Besides being a legend and perhaps the most influential writer of the 20th century, author Ray Bradbury is known for his incredible output of short stories, novels and screenplays.
His novels The Martian Chronicles and The Illustrated Man started out as short stories. That’s because he was using Scrum before it had even been invented. But he didn’t realize it COULD be applied to writing novels, too.
Here are some excerpts from an evening with Ray Bradbury, speaking at Point Loma Nazarene University in 2001.
(The italics are mine)
The problem with novels is, you can spend a whole year writing one and it might not turn out well because you haven’t learned to write yet. But the best hygiene for beginning writers or intermediate writers, is to write a hell of a lot of short stories. If you could write one short story a week, doesn’t matter what the quality is to start, but at least at the end of a year, you have 52 short stories. And I defy you to write 52 bad ones. At the end of thirty weeks or forty weeks, or the end of a year, all of a sudden, a story will come that’s just wonderful.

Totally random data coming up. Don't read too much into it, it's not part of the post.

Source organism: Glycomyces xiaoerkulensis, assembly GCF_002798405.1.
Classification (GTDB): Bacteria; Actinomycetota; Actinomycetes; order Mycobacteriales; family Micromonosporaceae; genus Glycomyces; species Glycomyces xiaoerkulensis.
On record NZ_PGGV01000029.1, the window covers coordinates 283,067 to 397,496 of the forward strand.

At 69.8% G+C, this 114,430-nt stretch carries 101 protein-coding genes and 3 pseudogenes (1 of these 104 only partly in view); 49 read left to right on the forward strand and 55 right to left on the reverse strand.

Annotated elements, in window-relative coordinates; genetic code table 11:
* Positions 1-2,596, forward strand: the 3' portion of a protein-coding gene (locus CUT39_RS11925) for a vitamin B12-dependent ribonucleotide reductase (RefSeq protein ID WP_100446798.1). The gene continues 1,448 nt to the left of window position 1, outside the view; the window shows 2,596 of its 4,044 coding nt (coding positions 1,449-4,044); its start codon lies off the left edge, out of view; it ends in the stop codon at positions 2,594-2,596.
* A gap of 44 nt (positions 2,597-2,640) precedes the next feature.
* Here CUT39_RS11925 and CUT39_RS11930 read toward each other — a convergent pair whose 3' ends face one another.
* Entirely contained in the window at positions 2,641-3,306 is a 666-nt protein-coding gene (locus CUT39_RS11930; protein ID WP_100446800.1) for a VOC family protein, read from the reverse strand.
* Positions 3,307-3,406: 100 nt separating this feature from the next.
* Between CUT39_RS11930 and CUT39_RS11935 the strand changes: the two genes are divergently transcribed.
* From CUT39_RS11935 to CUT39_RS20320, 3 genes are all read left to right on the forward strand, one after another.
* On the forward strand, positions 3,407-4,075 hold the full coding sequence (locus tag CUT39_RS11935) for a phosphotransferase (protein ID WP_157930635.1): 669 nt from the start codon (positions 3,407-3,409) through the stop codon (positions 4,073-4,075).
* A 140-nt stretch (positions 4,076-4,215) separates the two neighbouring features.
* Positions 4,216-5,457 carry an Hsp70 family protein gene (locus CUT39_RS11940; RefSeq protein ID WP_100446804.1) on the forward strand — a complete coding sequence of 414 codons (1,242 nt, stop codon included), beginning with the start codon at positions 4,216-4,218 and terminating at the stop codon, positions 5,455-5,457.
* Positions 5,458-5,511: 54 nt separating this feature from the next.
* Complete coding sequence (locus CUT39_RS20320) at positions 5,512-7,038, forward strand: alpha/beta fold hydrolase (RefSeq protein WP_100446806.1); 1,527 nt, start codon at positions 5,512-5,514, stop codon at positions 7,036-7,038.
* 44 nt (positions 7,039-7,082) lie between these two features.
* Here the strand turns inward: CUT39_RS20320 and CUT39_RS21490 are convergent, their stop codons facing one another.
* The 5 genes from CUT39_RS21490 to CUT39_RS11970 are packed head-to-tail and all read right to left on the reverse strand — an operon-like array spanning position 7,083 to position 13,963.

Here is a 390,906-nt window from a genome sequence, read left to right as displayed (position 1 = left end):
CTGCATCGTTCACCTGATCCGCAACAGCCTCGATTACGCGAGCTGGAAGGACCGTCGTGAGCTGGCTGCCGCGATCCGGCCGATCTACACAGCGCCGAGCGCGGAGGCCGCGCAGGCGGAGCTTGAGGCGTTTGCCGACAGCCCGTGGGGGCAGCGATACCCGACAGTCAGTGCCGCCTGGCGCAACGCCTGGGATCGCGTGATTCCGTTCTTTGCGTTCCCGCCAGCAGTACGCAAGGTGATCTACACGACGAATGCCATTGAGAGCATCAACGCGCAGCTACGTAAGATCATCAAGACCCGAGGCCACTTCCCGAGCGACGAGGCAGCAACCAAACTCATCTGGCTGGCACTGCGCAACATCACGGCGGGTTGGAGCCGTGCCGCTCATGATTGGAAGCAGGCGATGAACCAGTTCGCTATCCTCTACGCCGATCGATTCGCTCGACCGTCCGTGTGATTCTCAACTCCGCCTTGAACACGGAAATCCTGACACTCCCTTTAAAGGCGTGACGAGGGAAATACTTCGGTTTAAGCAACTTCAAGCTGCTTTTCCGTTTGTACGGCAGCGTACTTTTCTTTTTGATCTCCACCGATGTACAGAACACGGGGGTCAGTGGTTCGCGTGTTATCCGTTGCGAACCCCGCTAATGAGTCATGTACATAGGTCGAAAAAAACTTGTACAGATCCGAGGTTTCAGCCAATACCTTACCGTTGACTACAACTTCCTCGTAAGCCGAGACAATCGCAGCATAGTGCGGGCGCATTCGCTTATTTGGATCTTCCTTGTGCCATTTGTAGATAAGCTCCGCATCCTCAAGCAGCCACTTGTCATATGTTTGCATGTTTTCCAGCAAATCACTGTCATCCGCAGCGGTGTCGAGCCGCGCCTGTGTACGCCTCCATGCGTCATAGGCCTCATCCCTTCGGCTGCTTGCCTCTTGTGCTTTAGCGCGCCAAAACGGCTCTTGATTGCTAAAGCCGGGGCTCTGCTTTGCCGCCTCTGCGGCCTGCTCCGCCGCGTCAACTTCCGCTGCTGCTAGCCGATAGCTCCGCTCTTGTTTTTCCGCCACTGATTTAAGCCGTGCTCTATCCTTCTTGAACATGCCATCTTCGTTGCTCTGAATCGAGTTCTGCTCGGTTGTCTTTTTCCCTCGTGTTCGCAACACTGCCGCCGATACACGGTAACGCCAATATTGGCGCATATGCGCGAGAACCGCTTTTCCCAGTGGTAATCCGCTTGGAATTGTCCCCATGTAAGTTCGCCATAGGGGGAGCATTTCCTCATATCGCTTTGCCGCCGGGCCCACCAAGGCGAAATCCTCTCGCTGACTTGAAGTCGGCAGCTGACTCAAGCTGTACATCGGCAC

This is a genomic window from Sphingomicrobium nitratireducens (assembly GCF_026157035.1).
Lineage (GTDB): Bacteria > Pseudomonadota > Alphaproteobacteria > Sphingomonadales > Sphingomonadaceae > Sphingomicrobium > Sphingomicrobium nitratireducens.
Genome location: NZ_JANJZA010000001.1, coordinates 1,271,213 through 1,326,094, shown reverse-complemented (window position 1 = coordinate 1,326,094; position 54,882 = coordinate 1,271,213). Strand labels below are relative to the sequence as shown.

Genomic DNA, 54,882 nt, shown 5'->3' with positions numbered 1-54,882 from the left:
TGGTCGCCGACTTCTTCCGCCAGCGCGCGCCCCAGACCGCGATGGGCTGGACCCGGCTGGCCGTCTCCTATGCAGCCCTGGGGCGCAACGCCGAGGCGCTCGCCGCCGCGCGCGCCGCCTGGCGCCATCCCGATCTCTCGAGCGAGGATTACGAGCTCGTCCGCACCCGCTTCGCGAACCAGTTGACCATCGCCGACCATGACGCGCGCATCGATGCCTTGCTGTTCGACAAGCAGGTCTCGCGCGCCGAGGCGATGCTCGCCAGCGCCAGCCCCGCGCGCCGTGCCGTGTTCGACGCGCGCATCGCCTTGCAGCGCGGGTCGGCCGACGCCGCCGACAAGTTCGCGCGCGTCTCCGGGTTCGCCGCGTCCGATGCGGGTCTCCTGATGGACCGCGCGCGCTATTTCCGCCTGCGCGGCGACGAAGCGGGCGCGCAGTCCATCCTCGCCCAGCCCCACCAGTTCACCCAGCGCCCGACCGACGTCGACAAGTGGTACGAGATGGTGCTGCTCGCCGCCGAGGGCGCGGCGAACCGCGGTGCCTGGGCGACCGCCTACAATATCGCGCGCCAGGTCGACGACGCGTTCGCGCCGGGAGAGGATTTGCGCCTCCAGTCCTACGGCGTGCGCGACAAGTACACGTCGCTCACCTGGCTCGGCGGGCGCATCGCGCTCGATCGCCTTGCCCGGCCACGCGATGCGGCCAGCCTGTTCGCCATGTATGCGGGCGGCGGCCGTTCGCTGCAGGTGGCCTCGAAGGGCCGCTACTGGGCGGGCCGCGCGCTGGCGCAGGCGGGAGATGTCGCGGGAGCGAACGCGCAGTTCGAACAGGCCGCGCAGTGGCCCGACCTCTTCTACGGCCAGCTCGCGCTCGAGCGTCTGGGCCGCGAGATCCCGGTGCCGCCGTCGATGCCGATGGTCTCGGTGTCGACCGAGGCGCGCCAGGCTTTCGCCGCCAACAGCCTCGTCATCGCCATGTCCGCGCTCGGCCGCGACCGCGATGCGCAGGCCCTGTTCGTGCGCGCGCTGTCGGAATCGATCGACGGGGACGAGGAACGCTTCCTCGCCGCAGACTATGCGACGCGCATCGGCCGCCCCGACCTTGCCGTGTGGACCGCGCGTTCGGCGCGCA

The psychological thing here, is that every week you’ll be happy. At the end of a week, you will have done something.
Don’t live on your computer. Don’t let them flim flam into owning all these devices. They can be very valuable, very good for certain kinds of things. You don’t need anything but a pad and a pencil. I was out in the desert about a year ago, and I got an idea for a cantata. I wrote the whole 18 pages with a pad and pencil. I had no typewriter with me. I used what I had. Whatever works.
Listen to his talk in its entirety here: